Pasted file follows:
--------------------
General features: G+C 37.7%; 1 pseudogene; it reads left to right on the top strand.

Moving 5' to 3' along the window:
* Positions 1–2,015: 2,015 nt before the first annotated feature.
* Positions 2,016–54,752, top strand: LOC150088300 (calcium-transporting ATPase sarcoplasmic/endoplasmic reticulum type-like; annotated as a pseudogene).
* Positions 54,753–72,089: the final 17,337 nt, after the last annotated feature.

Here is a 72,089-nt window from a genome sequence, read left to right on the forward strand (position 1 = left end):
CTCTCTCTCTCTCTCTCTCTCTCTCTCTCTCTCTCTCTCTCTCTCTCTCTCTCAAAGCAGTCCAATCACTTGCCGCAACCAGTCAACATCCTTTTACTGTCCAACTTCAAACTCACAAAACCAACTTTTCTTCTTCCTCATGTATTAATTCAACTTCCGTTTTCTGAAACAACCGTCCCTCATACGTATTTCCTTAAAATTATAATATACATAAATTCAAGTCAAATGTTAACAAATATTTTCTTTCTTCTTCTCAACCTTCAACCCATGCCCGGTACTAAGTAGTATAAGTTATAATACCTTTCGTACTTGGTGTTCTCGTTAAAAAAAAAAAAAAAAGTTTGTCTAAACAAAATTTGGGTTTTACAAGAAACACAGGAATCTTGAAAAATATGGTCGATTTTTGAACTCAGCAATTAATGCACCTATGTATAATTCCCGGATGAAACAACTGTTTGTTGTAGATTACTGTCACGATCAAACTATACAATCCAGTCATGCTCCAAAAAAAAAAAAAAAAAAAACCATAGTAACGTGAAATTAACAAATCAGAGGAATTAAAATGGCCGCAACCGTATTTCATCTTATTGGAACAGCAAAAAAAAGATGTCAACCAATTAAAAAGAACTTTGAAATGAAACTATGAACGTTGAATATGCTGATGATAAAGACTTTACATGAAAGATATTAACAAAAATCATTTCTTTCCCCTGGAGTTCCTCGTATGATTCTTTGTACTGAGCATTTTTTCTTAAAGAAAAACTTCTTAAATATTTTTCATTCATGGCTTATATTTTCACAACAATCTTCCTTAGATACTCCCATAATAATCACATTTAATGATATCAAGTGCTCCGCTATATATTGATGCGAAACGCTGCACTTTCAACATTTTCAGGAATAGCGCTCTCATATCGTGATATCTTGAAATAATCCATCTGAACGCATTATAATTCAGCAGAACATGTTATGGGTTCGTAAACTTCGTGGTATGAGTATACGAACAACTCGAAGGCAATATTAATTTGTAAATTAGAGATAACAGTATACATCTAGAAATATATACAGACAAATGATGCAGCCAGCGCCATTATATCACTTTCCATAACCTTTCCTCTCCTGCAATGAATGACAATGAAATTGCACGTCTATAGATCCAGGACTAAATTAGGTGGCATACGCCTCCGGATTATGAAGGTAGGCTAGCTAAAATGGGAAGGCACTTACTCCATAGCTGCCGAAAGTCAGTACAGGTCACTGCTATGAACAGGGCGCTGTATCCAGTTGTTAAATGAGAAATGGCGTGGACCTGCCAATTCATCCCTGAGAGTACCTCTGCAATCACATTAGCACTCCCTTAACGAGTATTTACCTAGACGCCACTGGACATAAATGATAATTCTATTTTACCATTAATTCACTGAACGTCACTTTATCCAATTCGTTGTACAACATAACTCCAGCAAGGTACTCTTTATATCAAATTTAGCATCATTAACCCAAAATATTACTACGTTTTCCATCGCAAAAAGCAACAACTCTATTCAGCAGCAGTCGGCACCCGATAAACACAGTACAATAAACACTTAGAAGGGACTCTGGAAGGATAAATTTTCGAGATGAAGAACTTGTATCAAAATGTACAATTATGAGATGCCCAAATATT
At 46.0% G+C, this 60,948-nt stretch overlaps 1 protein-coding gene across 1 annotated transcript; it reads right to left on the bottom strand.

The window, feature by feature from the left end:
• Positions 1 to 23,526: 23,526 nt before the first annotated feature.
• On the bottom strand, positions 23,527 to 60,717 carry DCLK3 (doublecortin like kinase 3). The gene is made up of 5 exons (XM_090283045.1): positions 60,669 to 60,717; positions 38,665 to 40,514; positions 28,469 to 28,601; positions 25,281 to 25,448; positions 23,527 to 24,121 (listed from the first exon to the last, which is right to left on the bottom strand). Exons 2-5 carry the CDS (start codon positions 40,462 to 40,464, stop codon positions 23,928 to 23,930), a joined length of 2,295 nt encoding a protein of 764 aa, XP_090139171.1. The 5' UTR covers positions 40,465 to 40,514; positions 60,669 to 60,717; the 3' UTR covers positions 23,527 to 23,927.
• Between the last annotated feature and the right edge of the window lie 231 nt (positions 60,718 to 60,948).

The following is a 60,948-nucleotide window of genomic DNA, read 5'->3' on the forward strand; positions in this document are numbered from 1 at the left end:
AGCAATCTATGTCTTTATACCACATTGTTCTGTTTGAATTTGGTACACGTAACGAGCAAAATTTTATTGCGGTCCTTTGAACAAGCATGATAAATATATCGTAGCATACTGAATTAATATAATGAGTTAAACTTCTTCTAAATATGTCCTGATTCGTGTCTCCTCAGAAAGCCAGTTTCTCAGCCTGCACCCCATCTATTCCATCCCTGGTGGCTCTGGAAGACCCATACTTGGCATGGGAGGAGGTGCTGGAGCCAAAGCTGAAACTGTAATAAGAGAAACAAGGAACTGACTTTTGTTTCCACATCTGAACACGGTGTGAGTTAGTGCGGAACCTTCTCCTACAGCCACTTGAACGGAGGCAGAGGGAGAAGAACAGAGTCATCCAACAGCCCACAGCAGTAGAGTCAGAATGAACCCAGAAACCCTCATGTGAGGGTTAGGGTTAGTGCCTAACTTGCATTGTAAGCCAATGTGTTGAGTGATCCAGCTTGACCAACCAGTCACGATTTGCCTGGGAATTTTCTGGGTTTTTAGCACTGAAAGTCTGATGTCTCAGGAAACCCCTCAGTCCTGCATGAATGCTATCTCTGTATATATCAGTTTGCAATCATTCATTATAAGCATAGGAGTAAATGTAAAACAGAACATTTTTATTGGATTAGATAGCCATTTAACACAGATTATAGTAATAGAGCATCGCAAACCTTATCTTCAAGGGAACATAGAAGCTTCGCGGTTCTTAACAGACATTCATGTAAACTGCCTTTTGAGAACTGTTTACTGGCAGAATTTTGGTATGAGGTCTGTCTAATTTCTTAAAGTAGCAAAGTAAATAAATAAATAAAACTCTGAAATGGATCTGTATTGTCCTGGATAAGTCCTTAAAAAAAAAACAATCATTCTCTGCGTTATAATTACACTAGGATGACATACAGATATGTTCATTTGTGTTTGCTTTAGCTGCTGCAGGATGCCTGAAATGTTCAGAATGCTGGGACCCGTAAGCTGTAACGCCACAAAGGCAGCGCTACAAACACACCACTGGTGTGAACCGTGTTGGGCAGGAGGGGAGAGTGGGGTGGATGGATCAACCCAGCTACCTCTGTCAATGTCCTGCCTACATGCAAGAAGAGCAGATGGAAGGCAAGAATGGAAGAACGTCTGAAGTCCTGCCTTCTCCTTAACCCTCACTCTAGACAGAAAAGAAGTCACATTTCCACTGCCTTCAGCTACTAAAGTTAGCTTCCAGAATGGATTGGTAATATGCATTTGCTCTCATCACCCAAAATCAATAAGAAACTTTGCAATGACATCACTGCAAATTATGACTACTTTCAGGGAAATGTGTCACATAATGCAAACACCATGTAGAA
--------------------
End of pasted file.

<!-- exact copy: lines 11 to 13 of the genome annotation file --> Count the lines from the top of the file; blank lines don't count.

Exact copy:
• On the bottom strand, positions 23,527 to 60,717 carry DCLK3 (doublecortin like kinase 3). The gene is made up of 5 exons (XM_090283045.1): positions 60,669 to 60,717; positions 38,665 to 40,514; positions 28,469 to 28,601; positions 25,281 to 25,448; positions 23,527 to 24,121 (listed from the first exon to the last, which is right to left on the bottom strand). Exons 2-5 carry the CDS (start codon positions 40,462 to 40,464, stop codon positions 23,928 to 23,930), a joined length of 2,295 nt encoding a protein of 764 aa, XP_090139171.1. The 5' UTR covers positions 40,465 to 40,514; positions 60,669 to 60,717; the 3' UTR covers positions 23,527 to 23,927.
• Between the last annotated feature and the right edge of the window lie 231 nt (positions 60,718 to 60,948).

The following is a 60,948-nucleotide window of genomic DNA, read 5'->3' on the forward strand; positions in this document are numbered from 1 at the left end: